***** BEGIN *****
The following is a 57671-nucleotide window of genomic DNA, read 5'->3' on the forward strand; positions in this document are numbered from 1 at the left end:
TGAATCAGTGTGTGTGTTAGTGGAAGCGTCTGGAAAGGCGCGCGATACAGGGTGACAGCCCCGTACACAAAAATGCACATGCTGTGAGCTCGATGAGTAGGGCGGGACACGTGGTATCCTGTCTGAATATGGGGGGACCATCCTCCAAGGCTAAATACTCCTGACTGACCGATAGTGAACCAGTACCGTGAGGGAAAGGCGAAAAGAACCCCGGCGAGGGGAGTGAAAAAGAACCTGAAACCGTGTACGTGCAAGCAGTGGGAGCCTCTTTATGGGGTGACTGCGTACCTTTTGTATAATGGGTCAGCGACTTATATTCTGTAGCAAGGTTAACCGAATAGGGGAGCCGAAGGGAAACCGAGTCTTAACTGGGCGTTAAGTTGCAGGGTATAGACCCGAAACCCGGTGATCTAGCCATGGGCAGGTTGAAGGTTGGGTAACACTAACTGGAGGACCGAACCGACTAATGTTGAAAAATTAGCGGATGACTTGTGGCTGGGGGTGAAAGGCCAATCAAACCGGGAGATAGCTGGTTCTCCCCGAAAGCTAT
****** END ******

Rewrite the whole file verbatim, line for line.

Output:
The following is a 57671-nucleotide window of genomic DNA, read 5'->3' on the forward strand; positions in this document are numbered from 1 at the left end:
TGAATCAGTGTGTGTGTTAGTGGAAGCGTCTGGAAAGGCGCGCGATACAGGGTGACAGCCCCGTACACAAAAATGCACATGCTGTGAGCTCGATGAGTAGGGCGGGACACGTGGTATCCTGTCTGAATATGGGGGGACCATCCTCCAAGGCTAAATACTCCTGACTGACCGATAGTGAACCAGTACCGTGAGGGAAAGGCGAAAAGAACCCCGGCGAGGGGAGTGAAAAAGAACCTGAAACCGTGTACGTGCAAGCAGTGGGAGCCTCTTTATGGGGTGACTGCGTACCTTTTGTATAATGGGTCAGCGACTTATATTCTGTAGCAAGGTTAACCGAATAGGGGAGCCGAAGGGAAACCGAGTCTTAACTGGGCGTTAAGTTGCAGGGTATAGACCCGAAACCCGGTGATCTAGCCATGGGCAGGTTGAAGGTTGGGTAACACTAACTGGAGGACCGAACCGACTAATGTTGAAAAATTAGCGGATGACTTGTGGCTGGGGGTGAAAGGCCAATCAAACCGGGAGATAGCTGGTTCTCCCCGAAAGCTAT